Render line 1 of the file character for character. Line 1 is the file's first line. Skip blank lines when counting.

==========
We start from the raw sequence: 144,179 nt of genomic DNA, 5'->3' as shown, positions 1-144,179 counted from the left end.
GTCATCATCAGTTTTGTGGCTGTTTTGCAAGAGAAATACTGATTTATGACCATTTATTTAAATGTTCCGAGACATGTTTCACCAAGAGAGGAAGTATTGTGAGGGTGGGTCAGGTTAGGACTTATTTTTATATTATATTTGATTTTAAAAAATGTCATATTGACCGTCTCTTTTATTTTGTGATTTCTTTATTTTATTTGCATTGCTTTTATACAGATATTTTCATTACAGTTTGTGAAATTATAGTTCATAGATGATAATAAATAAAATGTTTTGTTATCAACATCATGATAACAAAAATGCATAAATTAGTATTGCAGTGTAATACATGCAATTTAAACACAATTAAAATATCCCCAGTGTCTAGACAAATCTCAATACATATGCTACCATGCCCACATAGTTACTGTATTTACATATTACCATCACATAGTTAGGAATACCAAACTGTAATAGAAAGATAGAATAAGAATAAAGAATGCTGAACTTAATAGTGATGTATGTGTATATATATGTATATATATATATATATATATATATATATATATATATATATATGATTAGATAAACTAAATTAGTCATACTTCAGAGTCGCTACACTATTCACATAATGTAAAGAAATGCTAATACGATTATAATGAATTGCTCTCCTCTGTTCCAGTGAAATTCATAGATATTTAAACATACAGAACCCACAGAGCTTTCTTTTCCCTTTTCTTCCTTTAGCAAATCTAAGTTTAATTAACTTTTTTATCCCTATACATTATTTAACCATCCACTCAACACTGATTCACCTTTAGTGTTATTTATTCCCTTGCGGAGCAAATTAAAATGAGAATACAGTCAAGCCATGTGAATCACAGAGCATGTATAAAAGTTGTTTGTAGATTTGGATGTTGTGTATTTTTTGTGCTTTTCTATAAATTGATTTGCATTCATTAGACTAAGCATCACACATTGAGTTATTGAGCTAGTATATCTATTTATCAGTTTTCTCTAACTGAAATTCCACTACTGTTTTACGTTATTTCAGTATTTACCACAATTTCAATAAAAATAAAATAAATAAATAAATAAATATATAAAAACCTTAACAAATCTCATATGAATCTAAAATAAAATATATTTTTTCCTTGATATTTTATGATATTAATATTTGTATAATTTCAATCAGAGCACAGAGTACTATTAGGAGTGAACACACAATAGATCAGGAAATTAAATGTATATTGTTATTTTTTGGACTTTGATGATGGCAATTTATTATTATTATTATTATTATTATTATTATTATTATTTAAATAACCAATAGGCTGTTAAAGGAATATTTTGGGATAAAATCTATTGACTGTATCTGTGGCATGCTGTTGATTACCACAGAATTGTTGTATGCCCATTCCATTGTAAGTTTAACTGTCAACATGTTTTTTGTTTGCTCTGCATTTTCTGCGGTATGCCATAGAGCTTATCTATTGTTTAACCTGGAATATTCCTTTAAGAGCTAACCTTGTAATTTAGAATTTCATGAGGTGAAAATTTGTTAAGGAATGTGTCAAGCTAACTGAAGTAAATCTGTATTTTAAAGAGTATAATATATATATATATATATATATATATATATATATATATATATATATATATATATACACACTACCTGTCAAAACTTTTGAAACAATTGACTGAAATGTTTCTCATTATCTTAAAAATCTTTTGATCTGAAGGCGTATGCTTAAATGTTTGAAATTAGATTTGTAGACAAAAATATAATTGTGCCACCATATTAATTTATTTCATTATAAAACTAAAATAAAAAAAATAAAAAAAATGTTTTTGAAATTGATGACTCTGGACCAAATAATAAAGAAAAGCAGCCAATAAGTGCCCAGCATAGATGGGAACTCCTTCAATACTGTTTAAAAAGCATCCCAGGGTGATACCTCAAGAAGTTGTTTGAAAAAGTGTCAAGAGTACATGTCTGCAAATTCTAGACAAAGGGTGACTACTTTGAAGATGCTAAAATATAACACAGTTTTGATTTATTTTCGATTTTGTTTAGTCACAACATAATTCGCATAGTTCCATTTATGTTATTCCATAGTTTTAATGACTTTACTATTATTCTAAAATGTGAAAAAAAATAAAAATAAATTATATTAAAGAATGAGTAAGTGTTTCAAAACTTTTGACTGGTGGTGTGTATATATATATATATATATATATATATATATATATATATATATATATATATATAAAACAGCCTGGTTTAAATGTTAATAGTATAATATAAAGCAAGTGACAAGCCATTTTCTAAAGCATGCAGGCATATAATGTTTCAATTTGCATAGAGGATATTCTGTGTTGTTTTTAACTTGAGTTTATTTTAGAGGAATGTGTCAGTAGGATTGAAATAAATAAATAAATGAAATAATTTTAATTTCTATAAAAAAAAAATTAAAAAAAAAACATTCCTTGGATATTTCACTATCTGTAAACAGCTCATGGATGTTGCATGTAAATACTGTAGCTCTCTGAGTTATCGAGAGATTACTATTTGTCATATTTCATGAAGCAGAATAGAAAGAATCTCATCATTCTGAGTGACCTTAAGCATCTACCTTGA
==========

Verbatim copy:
We start from the raw sequence: 144,179 nt of genomic DNA, 5'->3' as shown, positions 1-144,179 counted from the left end.